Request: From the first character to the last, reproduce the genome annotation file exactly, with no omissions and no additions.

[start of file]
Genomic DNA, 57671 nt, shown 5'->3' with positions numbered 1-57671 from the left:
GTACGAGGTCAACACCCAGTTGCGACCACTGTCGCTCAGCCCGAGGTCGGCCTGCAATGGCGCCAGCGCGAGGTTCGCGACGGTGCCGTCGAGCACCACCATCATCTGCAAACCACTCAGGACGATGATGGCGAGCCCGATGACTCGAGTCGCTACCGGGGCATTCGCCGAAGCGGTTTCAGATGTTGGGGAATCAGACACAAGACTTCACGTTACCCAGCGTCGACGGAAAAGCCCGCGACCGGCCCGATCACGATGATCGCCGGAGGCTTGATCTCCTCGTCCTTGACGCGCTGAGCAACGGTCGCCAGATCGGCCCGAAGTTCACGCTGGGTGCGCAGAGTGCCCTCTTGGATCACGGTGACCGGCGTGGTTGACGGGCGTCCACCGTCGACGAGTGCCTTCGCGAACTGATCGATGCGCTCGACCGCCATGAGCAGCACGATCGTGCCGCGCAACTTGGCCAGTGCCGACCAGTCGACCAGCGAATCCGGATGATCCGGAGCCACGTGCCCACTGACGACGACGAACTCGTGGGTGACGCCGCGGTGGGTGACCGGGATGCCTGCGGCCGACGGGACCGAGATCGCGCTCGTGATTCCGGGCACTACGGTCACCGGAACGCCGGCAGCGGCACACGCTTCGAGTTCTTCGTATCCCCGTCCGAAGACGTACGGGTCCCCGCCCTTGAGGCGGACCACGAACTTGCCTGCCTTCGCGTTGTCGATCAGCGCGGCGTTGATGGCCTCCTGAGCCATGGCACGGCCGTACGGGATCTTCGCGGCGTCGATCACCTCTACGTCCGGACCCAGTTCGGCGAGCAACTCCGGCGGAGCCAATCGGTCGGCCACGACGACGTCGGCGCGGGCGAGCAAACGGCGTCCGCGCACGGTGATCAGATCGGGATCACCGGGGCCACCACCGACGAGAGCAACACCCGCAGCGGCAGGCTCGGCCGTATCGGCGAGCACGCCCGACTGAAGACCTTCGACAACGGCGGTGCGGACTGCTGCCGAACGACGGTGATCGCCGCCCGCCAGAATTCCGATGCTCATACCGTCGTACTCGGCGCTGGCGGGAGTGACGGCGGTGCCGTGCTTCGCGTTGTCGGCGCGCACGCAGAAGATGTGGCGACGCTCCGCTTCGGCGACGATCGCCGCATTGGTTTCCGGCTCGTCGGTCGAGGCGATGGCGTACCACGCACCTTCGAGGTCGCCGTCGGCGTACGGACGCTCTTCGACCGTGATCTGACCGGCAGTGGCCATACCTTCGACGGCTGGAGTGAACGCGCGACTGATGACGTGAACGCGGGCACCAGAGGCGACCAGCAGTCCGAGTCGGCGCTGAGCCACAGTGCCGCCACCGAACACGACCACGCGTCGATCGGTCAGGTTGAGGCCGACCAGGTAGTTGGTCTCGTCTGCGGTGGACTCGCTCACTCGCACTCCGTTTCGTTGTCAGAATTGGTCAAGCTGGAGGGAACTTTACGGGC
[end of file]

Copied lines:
Genomic DNA, 57671 nt, shown 5'->3' with positions numbered 1-57671 from the left:
GTACGAGGTCAACACCCAGTTGCGACCACTGTCGCTCAGCCCGAGGTCGGCCTGCAATGGCGCCAGCGCGAGGTTCGCGACGGTGCCGTCGAGCACCACCATCATCTGCAAACCACTCAGGACGATGATGGCGAGCCCGATGACTCGAGTCGCTACCGGGGCATTCGCCGAAGCGGTTTCAGATGTTGGGGAATCAGACACAAGACTTCACGTTACCCAGCGTCGACGGAAAAGCCCGCGACCGGCCCGATCACGATGATCGCCGGAGGCTTGATCTCCTCGTCCTTGACGCGCTGAGCAACGGTCGCCAGATCGGCCCGAAGTTCACGCTGGGTGCGCAGAGTGCCCTCTTGGATCACGGTGACCGGCGTGGTTGACGGGCGTCCACCGTCGACGAGTGCCTTCGCGAACTGATCGATGCGCTCGACCGCCATGAGCAGCACGATCGTGCCGCGCAACTTGGCCAGTGCCGACCAGTCGACCAGCGAATCCGGATGATCCGGAGCCACGTGCCCACTGACGACGACGAACTCGTGGGTGACGCCGCGGTGGGTGACCGGGATGCCTGCGGCCGACGGGACCGAGATCGCGCTCGTGATTCCGGGCACTACGGTCACCGGAACGCCGGCAGCGGCACACGCTTCGAGTTCTTCGTATCCCCGTCCGAAGACGTACGGGTCCCCGCCCTTGAGGCGGACCACGAACTTGCCTGCCTTCGCGTTGTCGATCAGCGCGGCGTTGATGGCCTCCTGAGCCATGGCACGGCCGTACGGGATCTTCGCGGCGTCGATCACCTCTACGTCCGGACCCAGTTCGGCGAGCAACTCCGGCGGAGCCAATCGGTCGGCCACGACGACGTCGGCGCGGGCGAGCAAACGGCGTCCGCGCACGGTGATCAGATCGGGATCACCGGGGCCACCACCGACGAGAGCAACACCCGCAGCGGCAGGCTCGGCCGTATCGGCGAGCACGCCCGACTGAAGACCTTCGACAACGGCGGTGCGGACTGCTGCCGAACGACGGTGATCGCCGCCCGCCAGAATTCCGATGCTCATACCGTCGTACTCGGCGCTGGCGGGAGTGACGGCGGTGCCGTGCTTCGCGTTGTCGGCGCGCACGCAGAAGATGTGGCGACGCTCCGCTTCGGCGACGATCGCCGCATTGGTTTCCGGCTCGTCGGTCGAGGCGATGGCGTACCACGCACCTTCGAGGTCGCCGTCGGCGTACGGACGCTCTTCGACCGTGATCTGACCGGCAGTGGCCATACCTTCGACGGCTGGAGTGAACGCGCGACTGATGACGTGAACGCGGGCACCAGAGGCGACCAGCAGTCCGAGTCGGCGCTGAGCCACAGTGCCGCCACCGAACACGACCACGCGTCGATCGGTCAGGTTGAGGCCGACCAGGTAGTTGGTCTCGTCTGCGGTGGACTCGCTCACTCGCACTCCGTTTCGTTGTCAGAATTGGTCAAGCTGGAGGGAACTTTACGGGC